I’ve been going through a difficult season lately. And things in my life seem to be funneling out of control. I don’t like to dwell on it, but it keeps on reappearing, the thought that God is distant, or He is not there for me in my life. It goes deeper, to the edge of crisis as I contemplate the depth of evil and suffering in the world, and in my life.
A Meditation on the Problem of Evil, the Existence of Spirits, and God
If God indeed exists, he is either in control of the world, or leaves the world completely free to make it’s own decisions. Or it could be a complicated mixture of both.
The first argument is pure predestination, that God controls everything, very much like a puppeteer controls his puppets to do his will. Nothing is much of a surprise to God because he controls everything according to his will.
The second argument is much like a watch-maker who creates a watch, tweaks to the exact calibrations, and then stands aside. This is a God of ultimate free will, who doesn’t ever intervene.
The third argument is God is somehow in control of the world, but yet gives us freedom to decide for ourselves, and our choices have consequences, and we are partakers in this world. God occasionally intervenes in this world through miracles and in subtle, subversive ways.
The problem of evil is extremely madden. If God is truly in control of this world, and everything has a purpose in this life, God is also the author of evil, God controls people into committing such sickening, sinful crimes, such as rape, murder, sexual-abuse, war, etc. This view could be as the same time very comforting because God is using such evil for his means, but equally problematic because God is the author of such evil.
The second is equally problematic, if God is completely unwilling, or unable to intervene, he is a powerless God who is akin to committing such atrocities. He allows people to kill one another, he allows rape to occur, he is like a fireman who refuses to save people from a burning building or to put out a fire. God is either a sick person, or a completely weak person undeserving of our praise and affections. The strength of this argument is that God is not directly responsible for such actions, because he didn’t cause them in the first place. However, it seems far too chaotic and unloving for a God who does not intervene in history.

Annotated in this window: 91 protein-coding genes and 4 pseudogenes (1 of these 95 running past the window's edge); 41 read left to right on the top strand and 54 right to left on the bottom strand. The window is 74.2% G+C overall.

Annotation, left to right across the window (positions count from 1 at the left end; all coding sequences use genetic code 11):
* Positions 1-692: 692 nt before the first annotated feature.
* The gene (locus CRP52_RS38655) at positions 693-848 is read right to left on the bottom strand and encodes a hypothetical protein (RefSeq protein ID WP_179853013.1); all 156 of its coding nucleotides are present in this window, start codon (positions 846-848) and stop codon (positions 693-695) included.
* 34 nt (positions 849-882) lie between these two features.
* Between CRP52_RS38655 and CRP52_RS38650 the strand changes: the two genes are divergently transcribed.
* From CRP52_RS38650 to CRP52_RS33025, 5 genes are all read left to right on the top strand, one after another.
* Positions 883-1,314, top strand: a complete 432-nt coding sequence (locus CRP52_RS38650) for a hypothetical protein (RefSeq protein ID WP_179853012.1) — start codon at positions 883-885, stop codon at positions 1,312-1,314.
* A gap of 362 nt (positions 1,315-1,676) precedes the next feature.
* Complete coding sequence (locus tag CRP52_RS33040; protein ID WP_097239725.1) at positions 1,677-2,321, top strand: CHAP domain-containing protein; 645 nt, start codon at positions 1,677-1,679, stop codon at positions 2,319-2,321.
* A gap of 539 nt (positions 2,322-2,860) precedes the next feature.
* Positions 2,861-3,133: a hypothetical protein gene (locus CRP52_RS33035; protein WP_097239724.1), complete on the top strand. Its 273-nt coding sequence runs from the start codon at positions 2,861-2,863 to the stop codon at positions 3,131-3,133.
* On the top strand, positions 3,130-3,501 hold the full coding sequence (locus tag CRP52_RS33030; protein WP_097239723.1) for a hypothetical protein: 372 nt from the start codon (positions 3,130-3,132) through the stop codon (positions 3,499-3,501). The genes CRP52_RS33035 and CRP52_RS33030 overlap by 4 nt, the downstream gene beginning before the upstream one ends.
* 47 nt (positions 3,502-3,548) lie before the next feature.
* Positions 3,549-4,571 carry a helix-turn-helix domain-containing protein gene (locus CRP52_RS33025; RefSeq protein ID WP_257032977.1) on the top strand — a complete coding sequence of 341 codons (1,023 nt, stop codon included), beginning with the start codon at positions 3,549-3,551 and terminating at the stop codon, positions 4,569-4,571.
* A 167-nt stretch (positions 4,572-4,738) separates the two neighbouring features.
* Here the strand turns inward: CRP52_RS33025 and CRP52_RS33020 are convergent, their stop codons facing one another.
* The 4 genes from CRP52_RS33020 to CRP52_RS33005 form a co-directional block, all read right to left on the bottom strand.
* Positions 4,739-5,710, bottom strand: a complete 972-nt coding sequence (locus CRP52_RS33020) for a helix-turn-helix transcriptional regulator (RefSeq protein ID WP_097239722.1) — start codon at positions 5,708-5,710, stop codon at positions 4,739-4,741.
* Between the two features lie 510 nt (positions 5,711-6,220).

The last view is a paradox, an ontological conundrum. According to my knowledge the Pharisees of Jesus’ time believed the same. God is somehow sovereign, and control of the universe, and supports and binds it according to his purposes. People are free-agents, making decisions thus being accountable for their life choices and decision making. God is somehow able to guide the works of both evil and good towards his will. God is beyond time and space, he looks over time somehow like a straw, and he can see both beginning and ends.
The problem with the first and second views is they lead to either a God who is ultimately a control freak, who is inflexible, and domineering, and no one is essentially accountable for their actions, or even their sins. The second lends us to a God who is powerless, and ignorant of the ways of humanity. God is a bad parent who leaves the child in a kitchen as they fiddle around with the kitchen stove, knives, and smoke detectors.
The last one may feel like a cop-out but it is the only one that makes reasonably sense to me, and a God who I could truly worship. He is somehow omnipotent, and loving at the same time. He is able to intervene into history, do miracles, save people from their hellish conditions, and at the same time honor free-will, decisions, and consequences. Throughout the OT, God allows his people to make stupid decisions from worship a gold cow, to rising up against their savior Moses, yet he accomplishes his ultimate plans, no longer how long it takes. He even takes Balaam’s curse against Israel and turns that into a blessing.